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This charming two–disc set by Germany’s world–class NDR Big Band was recorded in 1998, sixty years after clarinetist Benny Goodman’s legendary concert at Carnegie Hall in New York, and is meant to salute that memorable occasion. It’s not an exact re–creation, thank goodness, but a number of arrangements written especially for the Goodman band were meticulously transcribed from source materials, so what is heard — aside from the soloists, who are emphatically up–to–date — is in essence what was presented six decades ago. Goodman didn’t bring his own big band to the Carnegie Hall date, employing instead a smaller group whose members included trumpeters Harry James and Ziggy Elman, pianists Jess Stacy and Teddy Wilson, vibraphonist Lionel Hampton and drummer Gene Krupa augmented by members of the bands led by Duke Ellington and Count Basie. With that in mind, the NDR ensemble steps aside on five numbers for a quartet (“Body and Soul”) or quintet with Lutz Büchner sitting in for Benny, Wolfgang Schlüter for Hampton, Charly Antolini for Krupa and Simon Nabatov for Stacy or Wilson with bassist Lucas Lindholm rounding out the group. The superb tenor soloist on “Body and Soul” is Danny Moss, while Büchner is equally dazzling on “Memories of You,” everyone sparkles on the fleet–footed “Dizzy Spells” and Antolini dons his most persuasive Krupa wardrobe on the classic “Sing, Sing, Sing” (on which Büchner, Moss, Nabatov and trumpeter Ingolf Burkhardt toss in handsome solos). Another highlight is the well–traveled “Air Mail Special” with Moss and Büchner engaging in a spirited tenor duel and Schlüter miming Hampton. All but the last two selections on Disc 2 — “Big John’s Special,” “Don’t Be That Way” — were recorded during a commemorative concert in Hannover in January 1998. Those two were recorded 10 months later in a studio, but again an audience was present. Many of the familiar Goodman favorites are on parade — there’s probably nothing here you’ve not heard before — but the NDR ensemble and its spin–off group give every one of them a marvelous ride, for which the audiences are most appreciative. Yes, this is Swing Era music, but it’s played about as well as it can be by one of the world’s leading contemporary Jazz ensembles. In other words, if you find big bands appealing, you’ll warm quickly to this one.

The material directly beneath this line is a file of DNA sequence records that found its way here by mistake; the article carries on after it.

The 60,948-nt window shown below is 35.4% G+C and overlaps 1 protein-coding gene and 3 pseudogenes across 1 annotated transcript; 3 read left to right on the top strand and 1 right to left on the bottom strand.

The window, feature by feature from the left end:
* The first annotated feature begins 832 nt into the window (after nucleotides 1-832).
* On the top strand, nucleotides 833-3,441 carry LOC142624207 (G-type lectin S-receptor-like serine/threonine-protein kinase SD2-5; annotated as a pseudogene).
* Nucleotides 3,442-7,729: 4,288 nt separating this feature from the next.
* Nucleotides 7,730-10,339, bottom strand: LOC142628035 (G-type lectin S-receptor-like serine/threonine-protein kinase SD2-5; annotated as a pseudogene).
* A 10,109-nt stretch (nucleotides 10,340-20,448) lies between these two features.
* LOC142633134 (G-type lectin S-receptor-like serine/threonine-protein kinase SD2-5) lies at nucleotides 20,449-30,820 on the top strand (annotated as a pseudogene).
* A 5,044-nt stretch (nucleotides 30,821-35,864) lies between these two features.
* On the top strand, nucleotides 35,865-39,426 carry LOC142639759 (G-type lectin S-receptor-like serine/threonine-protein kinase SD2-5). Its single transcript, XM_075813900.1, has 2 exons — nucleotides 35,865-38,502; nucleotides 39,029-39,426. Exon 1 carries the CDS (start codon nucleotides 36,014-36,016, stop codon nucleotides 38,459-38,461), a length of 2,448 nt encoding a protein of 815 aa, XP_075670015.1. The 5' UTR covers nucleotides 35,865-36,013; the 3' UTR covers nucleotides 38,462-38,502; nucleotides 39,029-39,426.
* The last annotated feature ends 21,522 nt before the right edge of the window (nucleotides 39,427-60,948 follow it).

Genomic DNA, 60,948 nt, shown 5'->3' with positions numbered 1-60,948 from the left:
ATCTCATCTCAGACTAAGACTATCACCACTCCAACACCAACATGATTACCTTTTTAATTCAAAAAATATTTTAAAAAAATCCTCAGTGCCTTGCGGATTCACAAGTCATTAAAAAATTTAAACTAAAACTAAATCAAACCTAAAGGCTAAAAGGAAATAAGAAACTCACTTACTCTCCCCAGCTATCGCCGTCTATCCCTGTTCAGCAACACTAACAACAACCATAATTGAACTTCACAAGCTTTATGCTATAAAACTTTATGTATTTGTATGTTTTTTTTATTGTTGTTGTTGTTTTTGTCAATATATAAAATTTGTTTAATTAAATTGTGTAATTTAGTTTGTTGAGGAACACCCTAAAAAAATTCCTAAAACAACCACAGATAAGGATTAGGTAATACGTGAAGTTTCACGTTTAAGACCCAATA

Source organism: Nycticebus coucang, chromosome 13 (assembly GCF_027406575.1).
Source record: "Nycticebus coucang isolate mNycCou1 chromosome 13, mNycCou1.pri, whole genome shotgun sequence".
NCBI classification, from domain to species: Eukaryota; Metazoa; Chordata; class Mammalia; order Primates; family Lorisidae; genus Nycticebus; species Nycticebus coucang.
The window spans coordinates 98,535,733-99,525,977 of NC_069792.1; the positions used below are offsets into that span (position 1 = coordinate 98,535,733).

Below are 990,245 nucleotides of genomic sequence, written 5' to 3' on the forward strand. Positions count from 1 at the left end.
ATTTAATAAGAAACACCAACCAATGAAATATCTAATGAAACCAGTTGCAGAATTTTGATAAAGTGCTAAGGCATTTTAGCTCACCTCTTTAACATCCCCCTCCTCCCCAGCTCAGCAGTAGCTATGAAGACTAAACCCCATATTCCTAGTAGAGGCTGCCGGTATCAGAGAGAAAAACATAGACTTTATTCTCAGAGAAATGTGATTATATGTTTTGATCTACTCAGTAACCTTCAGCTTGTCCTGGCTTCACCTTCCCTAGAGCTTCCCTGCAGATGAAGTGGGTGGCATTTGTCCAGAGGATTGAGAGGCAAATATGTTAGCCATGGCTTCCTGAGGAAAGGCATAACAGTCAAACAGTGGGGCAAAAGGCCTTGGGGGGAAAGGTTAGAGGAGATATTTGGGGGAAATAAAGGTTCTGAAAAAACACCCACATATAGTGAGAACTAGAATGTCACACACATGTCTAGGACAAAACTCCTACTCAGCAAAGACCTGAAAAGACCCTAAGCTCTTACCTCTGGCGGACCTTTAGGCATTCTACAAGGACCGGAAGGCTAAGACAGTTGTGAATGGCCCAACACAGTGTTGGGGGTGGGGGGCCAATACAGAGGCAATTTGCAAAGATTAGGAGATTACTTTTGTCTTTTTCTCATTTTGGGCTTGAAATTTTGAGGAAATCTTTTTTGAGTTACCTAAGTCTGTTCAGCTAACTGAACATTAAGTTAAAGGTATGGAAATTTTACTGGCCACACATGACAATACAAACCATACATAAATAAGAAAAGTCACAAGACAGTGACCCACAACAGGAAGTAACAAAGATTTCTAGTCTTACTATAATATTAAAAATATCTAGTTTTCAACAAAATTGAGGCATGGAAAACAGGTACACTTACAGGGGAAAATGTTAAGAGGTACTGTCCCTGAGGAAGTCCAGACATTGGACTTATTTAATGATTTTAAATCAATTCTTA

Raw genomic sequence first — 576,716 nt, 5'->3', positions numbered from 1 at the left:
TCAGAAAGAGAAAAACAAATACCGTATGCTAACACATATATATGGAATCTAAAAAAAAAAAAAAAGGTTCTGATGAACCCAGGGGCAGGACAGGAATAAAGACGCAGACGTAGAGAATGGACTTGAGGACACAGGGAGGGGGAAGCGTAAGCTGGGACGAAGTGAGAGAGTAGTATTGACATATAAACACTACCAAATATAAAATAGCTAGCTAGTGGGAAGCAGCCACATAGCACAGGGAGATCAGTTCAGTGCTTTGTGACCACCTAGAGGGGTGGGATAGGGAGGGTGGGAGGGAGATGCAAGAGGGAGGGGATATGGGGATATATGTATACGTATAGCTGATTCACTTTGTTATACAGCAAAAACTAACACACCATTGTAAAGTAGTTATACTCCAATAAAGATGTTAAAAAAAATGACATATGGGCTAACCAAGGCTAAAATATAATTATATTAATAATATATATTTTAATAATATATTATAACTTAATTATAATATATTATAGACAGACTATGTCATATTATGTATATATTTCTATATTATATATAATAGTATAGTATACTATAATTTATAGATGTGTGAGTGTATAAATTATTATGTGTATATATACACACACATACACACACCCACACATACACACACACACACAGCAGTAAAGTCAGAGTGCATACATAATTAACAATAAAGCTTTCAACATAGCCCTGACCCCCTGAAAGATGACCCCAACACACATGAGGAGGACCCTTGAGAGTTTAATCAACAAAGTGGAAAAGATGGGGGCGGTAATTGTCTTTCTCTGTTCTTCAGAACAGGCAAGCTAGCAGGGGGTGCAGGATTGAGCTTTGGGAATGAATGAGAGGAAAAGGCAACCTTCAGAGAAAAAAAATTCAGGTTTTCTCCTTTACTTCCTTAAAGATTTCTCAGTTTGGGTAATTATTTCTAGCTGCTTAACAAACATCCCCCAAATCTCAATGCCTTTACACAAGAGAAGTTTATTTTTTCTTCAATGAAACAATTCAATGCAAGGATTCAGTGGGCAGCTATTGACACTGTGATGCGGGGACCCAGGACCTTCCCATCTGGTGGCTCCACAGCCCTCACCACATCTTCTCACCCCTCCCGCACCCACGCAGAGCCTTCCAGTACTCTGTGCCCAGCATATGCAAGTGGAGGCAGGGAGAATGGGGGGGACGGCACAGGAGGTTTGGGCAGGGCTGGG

Track listing: Disc 1 — Don’t Be That Way; One O’Clock Jump; Ostrich Walk; Potato Head Blues; Blue Reverie; Life Goes to a Party; Body and Soul; Avalon; The Man I Love; Blue Skies; Stealin’ Apples (47:15). Disc 2 — Blue Room; Swingtime in the Rockies; Memories of You; Dizzy Spells; Sing Sing Sing; Air Mail Special; Big John’s Special; Don’t Be That Way (45:40).
I love jazz because anything is possible; it has few rules and the best jazz breaks those ones. I prefer free improv because it doesn't really have any rules at all.
I was first exposed to jazz in my teens (in the late sixties).
The first jazz record I bought was Filles de Kilimanjaro by Miles Davis, shortly followed by Extrapolation by John McLaughlin.
My advice to new listeners is to listen as widely as possible and not to make snap judgments--stick with it.